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How the Internet Got Awesomer

Tim and Eric’s plan for online domination.

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Tim Heidecker and Eric Wareheim made their first shorts as film students at Temple. Ten years later, the second season of the off-the-wall, antic Tim and Eric Awesome Show, Great Job! premieres on Cartoon Network's Adult Swim, on November 19 at 12:15 a.m. And that’s just the beginning: Already, we’ve been enjoying their hysterical podcast on Superdeluxe.com, which just premiered their new weekly live online show, Tim and Eric Nite Live (it streams live every Tuesday at 10 p.m. Eastern). Soon, Comedy Central will premiere their new project, Steven & Stephen, a show about twins conjoined at the penis. But it’s not all, um, as awesome as that: After years of filming screwy, brilliant low-budget shorts with some of biggest names in comedy (Bob Odenkirk and David Cross, for example), the pair still can’t get David Byrne to return their calls.

What are you doing now?
EW: We do a lot of comedy experiments. Downstairs in our studio waiting for us is this small Japanese man who has some sword experience and a really large fat man who is going to be his assistant. They’re not very good actors, but we just want them to fool around for a few hours. I guarantee we’re going to get some serious magic out of these guys.
TH: The Japanese man’s name is Kaz, so we had the idea for a show being named Kasual Swording With Kaz. It’s basically how to use your sword in everyday activities like opening your door, spreading ketchup and mustard on a bun, and picking up trash. Swords aren’t just for violence anymore.

Do you have more fun on the Web than on cable?
EW: It’s a totally different experience, because you have much more freedom—especially when you’re not getting paid for it. It’s unbelievably fun and satisfying. With Tim and Eric Nite Live, there aren’t as many restrictions. We love making the TV show, but the Internet shorts have less consequences.

How did Nite Live come about?
TH:We thought it’d be fun to use live Web streaming. We’re not trying to overwrite it so much. We’re trying to just set up a couple scenarios that will probably be a disaster—but hopefully in a good way. It’s kind of like a calculated disaster.
EW: I feel like I’m going to start giggling. I’ve been having a major giggle problem recently. I tried to do the lip-bite thing … it doesn’t work; it just makes me look weird. It can be a little charming.

It’s kind of comedy for the comedy fan. Any crazies?
EW: We have one fan who had a birthday party for my birthday in her bedroom. She put it on YouTube, so you can see it. She’s a really sweet and not-threatening girl, but for my girlfriend to show me this video of this girl with streamers and Eric balloons, alone by herself with her cats …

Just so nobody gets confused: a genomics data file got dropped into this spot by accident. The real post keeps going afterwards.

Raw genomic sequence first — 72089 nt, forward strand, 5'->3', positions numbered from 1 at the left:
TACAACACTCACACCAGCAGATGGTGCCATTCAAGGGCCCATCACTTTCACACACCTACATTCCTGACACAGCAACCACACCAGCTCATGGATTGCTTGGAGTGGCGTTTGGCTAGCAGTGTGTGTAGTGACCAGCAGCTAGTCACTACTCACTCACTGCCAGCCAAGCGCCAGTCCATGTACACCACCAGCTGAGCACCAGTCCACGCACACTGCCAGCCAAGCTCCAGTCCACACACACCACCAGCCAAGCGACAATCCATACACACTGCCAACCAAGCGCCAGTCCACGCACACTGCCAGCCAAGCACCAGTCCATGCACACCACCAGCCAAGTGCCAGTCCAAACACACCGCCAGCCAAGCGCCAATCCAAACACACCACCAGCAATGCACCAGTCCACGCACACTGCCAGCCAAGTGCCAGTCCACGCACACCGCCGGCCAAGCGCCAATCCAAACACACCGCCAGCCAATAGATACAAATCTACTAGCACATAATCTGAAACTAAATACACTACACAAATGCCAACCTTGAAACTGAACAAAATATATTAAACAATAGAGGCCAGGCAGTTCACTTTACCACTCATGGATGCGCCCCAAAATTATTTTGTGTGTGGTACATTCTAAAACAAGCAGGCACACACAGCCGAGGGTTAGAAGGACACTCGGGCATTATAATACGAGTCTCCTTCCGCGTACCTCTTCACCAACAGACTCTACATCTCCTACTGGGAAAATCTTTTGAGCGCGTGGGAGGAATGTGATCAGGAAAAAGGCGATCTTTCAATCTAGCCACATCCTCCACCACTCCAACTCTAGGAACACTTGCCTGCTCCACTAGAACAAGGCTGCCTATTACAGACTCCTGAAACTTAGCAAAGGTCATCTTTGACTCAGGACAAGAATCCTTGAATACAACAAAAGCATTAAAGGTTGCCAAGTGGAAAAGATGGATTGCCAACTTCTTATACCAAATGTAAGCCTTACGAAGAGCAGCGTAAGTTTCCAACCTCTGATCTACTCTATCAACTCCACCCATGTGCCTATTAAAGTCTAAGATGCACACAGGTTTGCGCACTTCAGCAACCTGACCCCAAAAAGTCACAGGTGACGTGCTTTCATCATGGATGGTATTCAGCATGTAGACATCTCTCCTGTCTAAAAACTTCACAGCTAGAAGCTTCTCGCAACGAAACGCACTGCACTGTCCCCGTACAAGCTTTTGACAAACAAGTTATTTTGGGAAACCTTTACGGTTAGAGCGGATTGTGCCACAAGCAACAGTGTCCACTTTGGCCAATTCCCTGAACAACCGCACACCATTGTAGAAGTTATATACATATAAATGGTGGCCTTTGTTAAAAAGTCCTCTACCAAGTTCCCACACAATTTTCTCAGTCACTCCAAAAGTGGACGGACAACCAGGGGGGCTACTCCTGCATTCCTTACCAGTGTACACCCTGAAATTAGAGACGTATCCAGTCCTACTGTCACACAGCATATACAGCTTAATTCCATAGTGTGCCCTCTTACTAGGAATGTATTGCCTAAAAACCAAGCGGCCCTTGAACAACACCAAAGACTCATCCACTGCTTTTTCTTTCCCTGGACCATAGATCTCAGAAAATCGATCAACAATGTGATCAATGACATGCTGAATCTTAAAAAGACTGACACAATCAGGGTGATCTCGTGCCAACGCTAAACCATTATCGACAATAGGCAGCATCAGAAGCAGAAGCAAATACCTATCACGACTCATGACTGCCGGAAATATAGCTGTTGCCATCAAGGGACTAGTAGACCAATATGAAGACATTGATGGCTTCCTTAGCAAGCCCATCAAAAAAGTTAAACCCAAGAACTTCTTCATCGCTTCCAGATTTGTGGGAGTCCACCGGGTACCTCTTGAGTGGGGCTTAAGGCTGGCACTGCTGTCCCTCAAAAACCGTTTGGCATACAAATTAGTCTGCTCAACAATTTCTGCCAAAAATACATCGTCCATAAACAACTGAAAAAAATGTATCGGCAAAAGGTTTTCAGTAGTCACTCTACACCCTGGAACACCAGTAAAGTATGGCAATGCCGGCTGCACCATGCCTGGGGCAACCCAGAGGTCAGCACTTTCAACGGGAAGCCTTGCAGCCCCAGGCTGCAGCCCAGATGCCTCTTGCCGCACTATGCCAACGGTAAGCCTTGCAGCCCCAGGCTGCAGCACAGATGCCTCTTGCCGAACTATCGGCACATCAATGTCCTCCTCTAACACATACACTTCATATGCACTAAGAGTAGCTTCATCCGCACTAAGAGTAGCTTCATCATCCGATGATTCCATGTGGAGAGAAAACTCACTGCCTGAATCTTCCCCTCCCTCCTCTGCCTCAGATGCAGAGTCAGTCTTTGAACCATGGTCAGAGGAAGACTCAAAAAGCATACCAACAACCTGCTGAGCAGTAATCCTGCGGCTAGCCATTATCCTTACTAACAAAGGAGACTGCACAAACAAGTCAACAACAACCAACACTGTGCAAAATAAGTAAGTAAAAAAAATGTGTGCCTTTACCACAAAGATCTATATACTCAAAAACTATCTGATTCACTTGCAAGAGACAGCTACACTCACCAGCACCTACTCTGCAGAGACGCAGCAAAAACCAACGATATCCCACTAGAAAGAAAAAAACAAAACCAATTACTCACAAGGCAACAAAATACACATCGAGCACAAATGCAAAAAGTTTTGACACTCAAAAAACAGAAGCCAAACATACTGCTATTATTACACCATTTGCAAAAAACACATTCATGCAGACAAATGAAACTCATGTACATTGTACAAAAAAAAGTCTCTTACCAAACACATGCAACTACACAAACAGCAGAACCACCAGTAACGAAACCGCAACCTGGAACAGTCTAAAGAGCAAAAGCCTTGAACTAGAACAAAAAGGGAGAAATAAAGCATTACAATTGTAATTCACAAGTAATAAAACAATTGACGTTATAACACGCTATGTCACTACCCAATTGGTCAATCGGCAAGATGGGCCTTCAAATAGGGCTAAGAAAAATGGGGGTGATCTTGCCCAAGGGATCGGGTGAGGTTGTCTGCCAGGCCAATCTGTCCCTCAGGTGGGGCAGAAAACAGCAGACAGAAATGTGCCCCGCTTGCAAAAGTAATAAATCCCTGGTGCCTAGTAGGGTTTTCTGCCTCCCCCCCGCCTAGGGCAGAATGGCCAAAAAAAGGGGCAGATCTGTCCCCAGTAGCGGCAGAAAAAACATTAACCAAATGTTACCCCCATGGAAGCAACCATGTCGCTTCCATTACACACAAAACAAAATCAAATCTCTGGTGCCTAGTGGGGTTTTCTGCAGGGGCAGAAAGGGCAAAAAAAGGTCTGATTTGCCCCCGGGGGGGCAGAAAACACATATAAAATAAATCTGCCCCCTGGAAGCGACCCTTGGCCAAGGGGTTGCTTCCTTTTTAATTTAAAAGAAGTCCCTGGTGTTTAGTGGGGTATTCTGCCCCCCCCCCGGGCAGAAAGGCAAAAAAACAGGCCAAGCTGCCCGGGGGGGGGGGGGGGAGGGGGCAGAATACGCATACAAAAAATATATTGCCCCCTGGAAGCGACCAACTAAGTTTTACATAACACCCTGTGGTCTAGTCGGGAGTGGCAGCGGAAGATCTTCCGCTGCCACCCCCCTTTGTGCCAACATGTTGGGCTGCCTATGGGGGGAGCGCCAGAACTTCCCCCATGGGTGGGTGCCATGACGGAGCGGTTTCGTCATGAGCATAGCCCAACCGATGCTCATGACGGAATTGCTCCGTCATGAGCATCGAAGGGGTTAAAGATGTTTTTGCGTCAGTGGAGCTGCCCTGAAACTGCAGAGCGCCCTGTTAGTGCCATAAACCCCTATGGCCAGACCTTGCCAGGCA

TH: We just had a song contest where people made videos of themselves covering songs from our show. We got 40 or 50 entries that are all so unique. It’s weird to see someone in their living room lip-synching our songs.
EW: It’s amazing to see these kids start to edit in the style that we do—this bizarre, choppy editing.
TH: Secrets revealed: It’s not that hard!
EW: I mean, the stuff that we find funny is a lot of low-budget, crappy cable-access shows and commercials. Usually the most low-budget wins. The spirit is, we want kids who have no money to be able to turn on their video cameras and make something.
TH: When we originally started making shorts we had no money, so the aesthetic was really there in the beginning. We couldn’t make something that looked good; we were incapable of it.
EW: We can be funny on a bigger budget, but other times it’s what saves things. It could be an idea that would be funny on SNL but looks way too real and good … "sketchy."
TH: That’s a phrase we use here. It’s too "sketchy"—too sketch-comedy-ish. We’re more Monty Python or Mr. Show.

Your guest stars are always amazing.
EW: This year we had John C. Reilly back, and Jeff Goldblum. I mean, we have David Cross and Bob Odenkirk. These guys are literally our idols that are on the show. But we still want David Byrne! We’ve been trying to get him for years.
TH: If you get too big of a person, it takes you out of the fit a little bit. It takes a certain person to work in that world.
EW: Our studio’s made up of people we hired three years ago that came out of film school and art school. It’s kind of like a little commune. We make a point not to let any Hollywood assholes in this world, they’re not welcome. People know that. When they come over they’re having fun. No douche bags here!


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